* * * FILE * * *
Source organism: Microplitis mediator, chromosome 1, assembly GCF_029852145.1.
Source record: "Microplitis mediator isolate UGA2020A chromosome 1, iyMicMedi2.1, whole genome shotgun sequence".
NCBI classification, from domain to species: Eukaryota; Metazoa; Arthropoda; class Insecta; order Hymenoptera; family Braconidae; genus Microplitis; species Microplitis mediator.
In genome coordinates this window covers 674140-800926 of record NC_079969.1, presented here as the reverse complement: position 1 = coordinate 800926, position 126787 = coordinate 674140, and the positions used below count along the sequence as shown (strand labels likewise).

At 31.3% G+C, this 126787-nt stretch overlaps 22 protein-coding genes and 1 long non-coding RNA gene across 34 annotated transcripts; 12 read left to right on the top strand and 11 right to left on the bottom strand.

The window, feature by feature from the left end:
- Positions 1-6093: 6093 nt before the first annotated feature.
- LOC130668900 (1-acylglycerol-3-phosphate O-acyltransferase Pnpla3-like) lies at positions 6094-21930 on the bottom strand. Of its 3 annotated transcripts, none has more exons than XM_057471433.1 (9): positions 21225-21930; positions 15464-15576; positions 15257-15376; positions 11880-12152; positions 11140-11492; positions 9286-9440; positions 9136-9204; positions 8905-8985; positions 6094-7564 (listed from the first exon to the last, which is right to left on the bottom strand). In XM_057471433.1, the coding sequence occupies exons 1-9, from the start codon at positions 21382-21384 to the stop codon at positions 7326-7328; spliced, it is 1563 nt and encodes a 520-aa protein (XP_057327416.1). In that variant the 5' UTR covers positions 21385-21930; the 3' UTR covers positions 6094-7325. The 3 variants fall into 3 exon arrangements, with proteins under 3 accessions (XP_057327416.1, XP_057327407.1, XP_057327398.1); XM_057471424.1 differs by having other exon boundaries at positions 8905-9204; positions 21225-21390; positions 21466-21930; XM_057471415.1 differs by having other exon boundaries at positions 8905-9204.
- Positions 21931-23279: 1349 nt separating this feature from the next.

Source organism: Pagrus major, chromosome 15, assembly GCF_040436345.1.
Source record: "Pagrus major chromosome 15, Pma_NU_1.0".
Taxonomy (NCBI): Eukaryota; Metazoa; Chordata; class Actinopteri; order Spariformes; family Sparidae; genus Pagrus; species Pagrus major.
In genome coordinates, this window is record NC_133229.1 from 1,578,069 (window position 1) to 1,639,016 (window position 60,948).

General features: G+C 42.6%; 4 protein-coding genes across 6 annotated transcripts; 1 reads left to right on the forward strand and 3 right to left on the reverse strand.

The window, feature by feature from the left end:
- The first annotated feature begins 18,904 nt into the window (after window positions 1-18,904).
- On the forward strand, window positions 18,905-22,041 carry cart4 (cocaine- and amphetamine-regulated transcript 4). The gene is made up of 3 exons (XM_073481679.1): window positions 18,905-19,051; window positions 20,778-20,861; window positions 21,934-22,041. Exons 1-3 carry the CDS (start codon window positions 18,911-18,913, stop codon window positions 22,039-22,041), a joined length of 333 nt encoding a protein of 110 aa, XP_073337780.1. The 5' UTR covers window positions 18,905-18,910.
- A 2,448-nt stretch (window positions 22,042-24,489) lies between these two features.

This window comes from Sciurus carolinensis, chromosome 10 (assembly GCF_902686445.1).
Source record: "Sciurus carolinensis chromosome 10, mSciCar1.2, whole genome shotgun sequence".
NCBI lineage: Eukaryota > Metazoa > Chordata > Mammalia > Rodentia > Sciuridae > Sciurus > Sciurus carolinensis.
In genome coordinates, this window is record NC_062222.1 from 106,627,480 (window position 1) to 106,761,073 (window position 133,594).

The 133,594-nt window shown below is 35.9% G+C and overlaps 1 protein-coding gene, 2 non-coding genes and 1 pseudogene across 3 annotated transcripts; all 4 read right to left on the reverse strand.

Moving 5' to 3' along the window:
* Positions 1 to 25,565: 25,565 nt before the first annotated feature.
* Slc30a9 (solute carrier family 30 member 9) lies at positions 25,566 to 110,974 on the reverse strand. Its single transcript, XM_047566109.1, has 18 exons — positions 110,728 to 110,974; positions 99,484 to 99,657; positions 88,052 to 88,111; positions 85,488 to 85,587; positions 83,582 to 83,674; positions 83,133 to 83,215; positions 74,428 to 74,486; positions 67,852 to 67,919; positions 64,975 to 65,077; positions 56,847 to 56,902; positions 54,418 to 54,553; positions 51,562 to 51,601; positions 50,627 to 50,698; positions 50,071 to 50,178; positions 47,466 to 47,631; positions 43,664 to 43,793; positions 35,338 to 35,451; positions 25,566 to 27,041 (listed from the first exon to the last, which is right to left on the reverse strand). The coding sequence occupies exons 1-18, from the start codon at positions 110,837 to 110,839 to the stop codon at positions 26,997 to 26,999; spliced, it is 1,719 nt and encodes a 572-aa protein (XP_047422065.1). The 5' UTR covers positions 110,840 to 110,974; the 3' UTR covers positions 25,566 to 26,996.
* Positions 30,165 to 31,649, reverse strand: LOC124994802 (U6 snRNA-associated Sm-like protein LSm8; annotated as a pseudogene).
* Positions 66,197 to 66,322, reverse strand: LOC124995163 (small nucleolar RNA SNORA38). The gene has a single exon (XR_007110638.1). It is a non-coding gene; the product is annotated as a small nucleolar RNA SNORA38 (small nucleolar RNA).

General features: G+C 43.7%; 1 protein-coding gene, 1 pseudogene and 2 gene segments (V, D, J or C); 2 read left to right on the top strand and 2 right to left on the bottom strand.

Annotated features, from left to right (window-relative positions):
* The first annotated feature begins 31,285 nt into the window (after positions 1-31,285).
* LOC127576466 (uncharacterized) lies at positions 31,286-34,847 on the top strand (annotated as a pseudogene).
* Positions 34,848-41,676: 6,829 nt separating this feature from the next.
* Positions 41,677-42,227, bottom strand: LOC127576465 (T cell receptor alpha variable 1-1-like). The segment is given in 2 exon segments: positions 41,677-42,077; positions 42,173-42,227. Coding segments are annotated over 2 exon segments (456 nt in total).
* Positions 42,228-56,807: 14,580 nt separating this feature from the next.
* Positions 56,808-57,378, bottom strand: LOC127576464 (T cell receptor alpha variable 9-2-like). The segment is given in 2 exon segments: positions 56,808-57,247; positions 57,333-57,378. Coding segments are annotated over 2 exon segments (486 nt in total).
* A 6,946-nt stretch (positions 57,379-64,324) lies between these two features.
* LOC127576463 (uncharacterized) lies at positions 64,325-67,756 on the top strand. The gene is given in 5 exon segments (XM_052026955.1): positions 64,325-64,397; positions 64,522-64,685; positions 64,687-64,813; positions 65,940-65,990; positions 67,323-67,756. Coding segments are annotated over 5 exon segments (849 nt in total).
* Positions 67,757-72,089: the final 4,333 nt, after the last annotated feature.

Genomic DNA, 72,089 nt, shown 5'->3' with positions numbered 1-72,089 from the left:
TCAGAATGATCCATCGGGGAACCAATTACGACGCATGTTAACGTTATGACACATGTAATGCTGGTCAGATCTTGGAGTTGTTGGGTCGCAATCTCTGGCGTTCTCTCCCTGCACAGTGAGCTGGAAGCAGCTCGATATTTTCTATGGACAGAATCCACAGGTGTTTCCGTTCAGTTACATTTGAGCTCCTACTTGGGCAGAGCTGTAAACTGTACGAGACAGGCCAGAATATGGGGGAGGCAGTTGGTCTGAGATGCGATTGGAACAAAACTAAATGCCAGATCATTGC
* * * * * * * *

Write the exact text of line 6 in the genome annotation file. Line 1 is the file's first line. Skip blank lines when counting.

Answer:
The window, feature by feature from the left end: